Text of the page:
>>>When it comes time for the code reviews (we review code at three different
    >>>parts of our life-cycle) the comments help us understand what the code

    >is
    >>>doing.
    >>>
    >>>It's even more important when noone has looked at a particular piece of

    >>code
    >>>for over two years and someone asks us to make an enhancement on it, we

    >>can
    >>>then read the comments quickly figure out what we need to change, and

    then
    >>>modify the code.
    >>>
    >>>"Chris Maertz" <cmaertz@securitymicro.com> wrote:
    >>>>
    >>>>I believe comments are just as important as the code. When juggling multiple
    >>>>projects (some of which you are working on jointly with others), it is

    >>extremely
    >>>>helpful to have comments that help you to orientate yourself when you

    >are
    >>>>switching from project to project.
    >>>>
    >>>>HOWEVER...I believe an even larger argument can be made for proper planning
    >>>>and documentation of the project before you even open your IDE of choice.
    >>>>Without the documentation and a plan, coding and commenting is a nightmare.
    >>>>
    >>>>
    >>>>
    >>>>"Glen Kunene" <gkunene@devx.com> wrote:
    >>>>>How useful to you are code comments? Do you write them only out of habit
    >>>>or
    >>>>>do you believe they serve an important function?
    >>>>>
    >>>>>http://www.java-zone.com/free/articl...Kabutz06-1.asp
    >>>>>
    >>>>>Let us know.
    >>>>>
    >>>>>Glen Kunene
    >>>>>Senior Editor
    >>>>>DevX.com
    >>>>>
    >>>>>
    >>>>
    >>>

    >>

    >



  9. #24
    MarkS Guest

    Re: Are Comments a Waste of Time?


    I absolutely agree with Jason. Comments are an absolutely vital part of coding
    - they give strong hints as to what the intent of the developer is and allow
    for easier maintenance in the long run. Even modern OO languages do not
    obviate the need for comments - rather, the need is increased because of
    the complex relationships between objects.

    However, the /quality/ of the comments directly influences their effectiveness.
    Stupid comments like this only obfuscate the code and should be removed:

    // Add one to i.
    i++;

    However, short meaningful comments like this regarding the /intent/ of the
    code are absolutely essential to any worthwhile program.

    // Select the first valid hour.
    for( int i = 0; i < hours.length; i++ ) {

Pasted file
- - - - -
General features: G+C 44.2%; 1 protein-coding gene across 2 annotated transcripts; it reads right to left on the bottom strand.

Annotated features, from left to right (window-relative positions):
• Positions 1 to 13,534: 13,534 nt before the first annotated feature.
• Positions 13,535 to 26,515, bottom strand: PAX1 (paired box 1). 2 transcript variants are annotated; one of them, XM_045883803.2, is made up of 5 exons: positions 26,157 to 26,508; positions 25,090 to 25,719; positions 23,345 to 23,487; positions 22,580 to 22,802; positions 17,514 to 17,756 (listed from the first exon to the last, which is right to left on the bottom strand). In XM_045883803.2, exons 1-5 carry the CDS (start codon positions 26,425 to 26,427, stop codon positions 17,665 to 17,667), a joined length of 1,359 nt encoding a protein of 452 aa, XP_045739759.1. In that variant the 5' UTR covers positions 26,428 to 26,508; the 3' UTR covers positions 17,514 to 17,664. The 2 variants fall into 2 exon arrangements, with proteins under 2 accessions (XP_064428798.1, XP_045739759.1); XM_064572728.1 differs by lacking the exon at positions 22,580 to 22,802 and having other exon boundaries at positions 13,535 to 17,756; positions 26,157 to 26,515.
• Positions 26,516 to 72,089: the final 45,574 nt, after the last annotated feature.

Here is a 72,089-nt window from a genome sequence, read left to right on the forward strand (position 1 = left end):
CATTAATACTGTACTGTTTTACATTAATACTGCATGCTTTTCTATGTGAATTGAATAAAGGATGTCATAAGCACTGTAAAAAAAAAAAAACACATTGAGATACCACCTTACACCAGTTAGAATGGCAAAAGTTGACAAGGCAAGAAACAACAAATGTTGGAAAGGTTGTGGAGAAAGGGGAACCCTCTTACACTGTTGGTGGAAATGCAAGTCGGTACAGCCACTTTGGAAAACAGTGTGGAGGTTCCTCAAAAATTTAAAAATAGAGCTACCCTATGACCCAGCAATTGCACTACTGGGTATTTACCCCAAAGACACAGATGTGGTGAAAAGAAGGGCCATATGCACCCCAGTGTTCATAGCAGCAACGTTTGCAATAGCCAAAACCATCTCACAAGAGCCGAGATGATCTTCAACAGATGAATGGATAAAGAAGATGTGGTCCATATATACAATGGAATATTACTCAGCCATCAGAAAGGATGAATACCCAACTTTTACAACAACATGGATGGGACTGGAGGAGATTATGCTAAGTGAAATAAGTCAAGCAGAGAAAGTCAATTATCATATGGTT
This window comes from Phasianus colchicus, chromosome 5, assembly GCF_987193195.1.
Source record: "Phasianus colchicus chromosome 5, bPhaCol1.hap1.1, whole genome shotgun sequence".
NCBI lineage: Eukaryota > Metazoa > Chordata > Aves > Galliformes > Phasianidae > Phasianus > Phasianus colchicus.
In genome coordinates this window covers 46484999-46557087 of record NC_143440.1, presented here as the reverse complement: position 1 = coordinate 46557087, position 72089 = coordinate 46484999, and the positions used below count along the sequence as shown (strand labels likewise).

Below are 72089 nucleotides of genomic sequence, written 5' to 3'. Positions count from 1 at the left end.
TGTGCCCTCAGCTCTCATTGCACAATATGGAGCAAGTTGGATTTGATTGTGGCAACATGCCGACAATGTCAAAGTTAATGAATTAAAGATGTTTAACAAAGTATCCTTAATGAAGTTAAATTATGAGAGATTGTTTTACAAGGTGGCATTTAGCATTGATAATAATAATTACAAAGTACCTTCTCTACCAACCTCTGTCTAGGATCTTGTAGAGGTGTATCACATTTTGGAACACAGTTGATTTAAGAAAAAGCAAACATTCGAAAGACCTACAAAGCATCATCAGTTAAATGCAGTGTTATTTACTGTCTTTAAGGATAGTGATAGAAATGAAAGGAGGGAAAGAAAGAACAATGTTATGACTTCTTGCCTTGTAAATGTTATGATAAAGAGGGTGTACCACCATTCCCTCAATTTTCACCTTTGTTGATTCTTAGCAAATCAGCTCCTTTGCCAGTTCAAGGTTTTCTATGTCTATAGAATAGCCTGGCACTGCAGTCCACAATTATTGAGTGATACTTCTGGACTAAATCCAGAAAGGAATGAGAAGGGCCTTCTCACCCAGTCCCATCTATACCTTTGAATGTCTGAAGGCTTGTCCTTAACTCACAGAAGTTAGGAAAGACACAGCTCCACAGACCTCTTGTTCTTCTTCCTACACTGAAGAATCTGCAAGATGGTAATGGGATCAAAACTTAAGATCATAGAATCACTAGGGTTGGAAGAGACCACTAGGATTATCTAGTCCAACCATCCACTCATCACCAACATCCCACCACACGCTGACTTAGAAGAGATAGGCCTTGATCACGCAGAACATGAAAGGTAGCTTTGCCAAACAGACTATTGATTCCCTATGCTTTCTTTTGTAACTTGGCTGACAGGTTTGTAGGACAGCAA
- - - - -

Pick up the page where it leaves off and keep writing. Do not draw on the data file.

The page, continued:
if ( isHourInSchedule( hours[i] ) ) {
    timeHour = hours[i];
    break;
    }
    }

    No, comments are not 100% vital - but they are worth their weight in gold
    when you're the maintainer. Yes, you have to maintain them or all value
    is lost - but once you train yourself to do this you'll wonder how you did
    without them.

    In fact, when designing your classes, you can explain what you will do in
    a specific method using comments as pseudocode - thus flushing out any major
    design flaws /before/ you start coding. Implementation then simply consists
    of 'filling in' the code between your pseduocode - and voila, you have excellent
    commented code (in probably half the time)!

    IMHO, Jason has way of it. Yes, comments are not /absolutely/ vital, but
    neither are cars - but both will get you there and back again that much faster.
    I'd rather sleep at 3 AM. :-)

    Many regards,
    -Mark

    "MarkN" <m@n.com> wrote:
    >
    >I was jerking your chain about the OO language thing. I knew you where

    using
    >an OO language. Kind of glad I did. Your explaination of your process

    is
    >different from what you first said - because you provided more detail.

    I
    >can't fault your process because I personally agree with [most of] if and
    >it seems to work. I wish more places would develop this way. Unfortunately
    >many places think that if you aren't coding you aren't working. They pick
    >their tool and platform first (ie - "We 'know' VB and have Windows PCs so
    >we need to hire Windows VB Programmers. Now how do we get the job done?
    > Are you coding yet? What date will you be done?"). Great to hear someone
    >is doing it right. I can't get anyone to buy into it ("We've developed

    software
    >for years and never needed it before."). I guess part of the problem is
    >that it may take longer at first to get it right - and maybe the second

    time.
    > Same reason many are reluctanct to dive into Linux.
    >
    > But just because your process works well doesn't mean that it is the

    comments.
    > In fact I would put a bunch of pennies on it that it is not. If you aren't
    >writing your code in plain english then that might be part of the problem.
    > Somethings will be 'cryptic' and will require a comment. When I look for
    >code I look at the Object tree. If the packages, classes and methods are
    >setup well and well named, then I need very little comments and I can find
    >what I want. A high level explaination can be valuable but I look at that
    >after I've found my class. Also, examples of how to use the classes are
    >very useful - much more than any comment. Of course, if this is what you
    >mean by comments then I guess I agree. This is much more like looking through
    >the phone book than your example. Again, I'm not poo-pooing all comments.
    > Just the fact that they are 100% vital. So if you can keep them correct
    >and come under budget, then by all means do them. Then again with good,
    >readable, refactored OO code you could come in way under budget! Keep
    >up the good work.
    >
    >Mark
    >
    >